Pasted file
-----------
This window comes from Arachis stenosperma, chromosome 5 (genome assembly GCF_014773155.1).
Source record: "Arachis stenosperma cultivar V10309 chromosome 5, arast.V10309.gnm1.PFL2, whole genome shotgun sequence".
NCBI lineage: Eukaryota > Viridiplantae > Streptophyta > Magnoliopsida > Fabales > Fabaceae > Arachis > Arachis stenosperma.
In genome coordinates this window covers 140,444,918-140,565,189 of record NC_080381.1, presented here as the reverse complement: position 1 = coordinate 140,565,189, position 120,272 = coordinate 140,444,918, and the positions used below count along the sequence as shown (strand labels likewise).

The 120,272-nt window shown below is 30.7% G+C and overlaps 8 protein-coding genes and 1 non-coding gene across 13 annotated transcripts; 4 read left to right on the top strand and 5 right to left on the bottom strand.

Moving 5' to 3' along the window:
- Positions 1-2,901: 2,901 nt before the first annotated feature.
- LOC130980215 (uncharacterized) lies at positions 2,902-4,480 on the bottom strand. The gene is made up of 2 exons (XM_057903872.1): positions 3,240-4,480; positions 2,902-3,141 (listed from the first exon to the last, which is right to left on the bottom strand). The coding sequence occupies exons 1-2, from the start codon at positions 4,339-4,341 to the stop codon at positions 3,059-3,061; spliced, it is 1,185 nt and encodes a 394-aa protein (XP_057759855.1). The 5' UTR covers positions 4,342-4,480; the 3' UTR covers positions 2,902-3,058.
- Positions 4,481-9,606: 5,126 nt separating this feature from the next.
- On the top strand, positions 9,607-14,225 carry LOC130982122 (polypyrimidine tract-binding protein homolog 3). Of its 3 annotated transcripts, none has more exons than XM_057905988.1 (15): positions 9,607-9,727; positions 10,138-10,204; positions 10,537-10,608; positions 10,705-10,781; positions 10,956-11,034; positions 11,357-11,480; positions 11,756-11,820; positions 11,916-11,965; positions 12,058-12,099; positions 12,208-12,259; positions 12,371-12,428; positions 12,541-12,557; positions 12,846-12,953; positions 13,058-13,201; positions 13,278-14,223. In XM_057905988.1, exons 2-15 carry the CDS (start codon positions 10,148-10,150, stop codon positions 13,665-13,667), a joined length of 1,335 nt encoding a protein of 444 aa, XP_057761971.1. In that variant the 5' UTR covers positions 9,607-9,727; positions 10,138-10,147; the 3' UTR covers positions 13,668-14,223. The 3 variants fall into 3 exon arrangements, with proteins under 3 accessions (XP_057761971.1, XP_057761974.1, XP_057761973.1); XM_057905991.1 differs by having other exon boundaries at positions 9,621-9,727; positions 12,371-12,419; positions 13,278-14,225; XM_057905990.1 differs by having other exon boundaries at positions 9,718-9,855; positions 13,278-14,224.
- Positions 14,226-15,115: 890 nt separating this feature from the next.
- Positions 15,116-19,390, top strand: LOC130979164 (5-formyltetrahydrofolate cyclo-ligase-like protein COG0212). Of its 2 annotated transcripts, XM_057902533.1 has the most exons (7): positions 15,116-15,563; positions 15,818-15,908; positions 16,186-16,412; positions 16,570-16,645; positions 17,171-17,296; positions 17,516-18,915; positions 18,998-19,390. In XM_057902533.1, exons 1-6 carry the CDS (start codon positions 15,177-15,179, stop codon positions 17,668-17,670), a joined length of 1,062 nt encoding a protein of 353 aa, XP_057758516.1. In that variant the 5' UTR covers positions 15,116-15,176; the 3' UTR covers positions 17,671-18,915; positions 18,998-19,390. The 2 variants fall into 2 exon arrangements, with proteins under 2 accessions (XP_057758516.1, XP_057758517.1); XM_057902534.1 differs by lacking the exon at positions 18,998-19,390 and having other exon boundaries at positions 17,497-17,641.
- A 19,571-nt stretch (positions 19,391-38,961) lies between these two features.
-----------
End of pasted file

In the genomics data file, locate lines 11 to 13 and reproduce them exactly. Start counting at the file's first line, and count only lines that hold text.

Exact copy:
- Positions 14,226-15,115: 890 nt separating this feature from the next.
- Positions 15,116-19,390, top strand: LOC130979164 (5-formyltetrahydrofolate cyclo-ligase-like protein COG0212). Of its 2 annotated transcripts, XM_057902533.1 has the most exons (7): positions 15,116-15,563; positions 15,818-15,908; positions 16,186-16,412; positions 16,570-16,645; positions 17,171-17,296; positions 17,516-18,915; positions 18,998-19,390. In XM_057902533.1, exons 1-6 carry the CDS (start codon positions 15,177-15,179, stop codon positions 17,668-17,670), a joined length of 1,062 nt encoding a protein of 353 aa, XP_057758516.1. In that variant the 5' UTR covers positions 15,116-15,176; the 3' UTR covers positions 17,671-18,915; positions 18,998-19,390. The 2 variants fall into 2 exon arrangements, with proteins under 2 accessions (XP_057758516.1, XP_057758517.1); XM_057902534.1 differs by lacking the exon at positions 18,998-19,390 and having other exon boundaries at positions 17,497-17,641.
- A 19,571-nt stretch (positions 19,391-38,961) lies between these two features.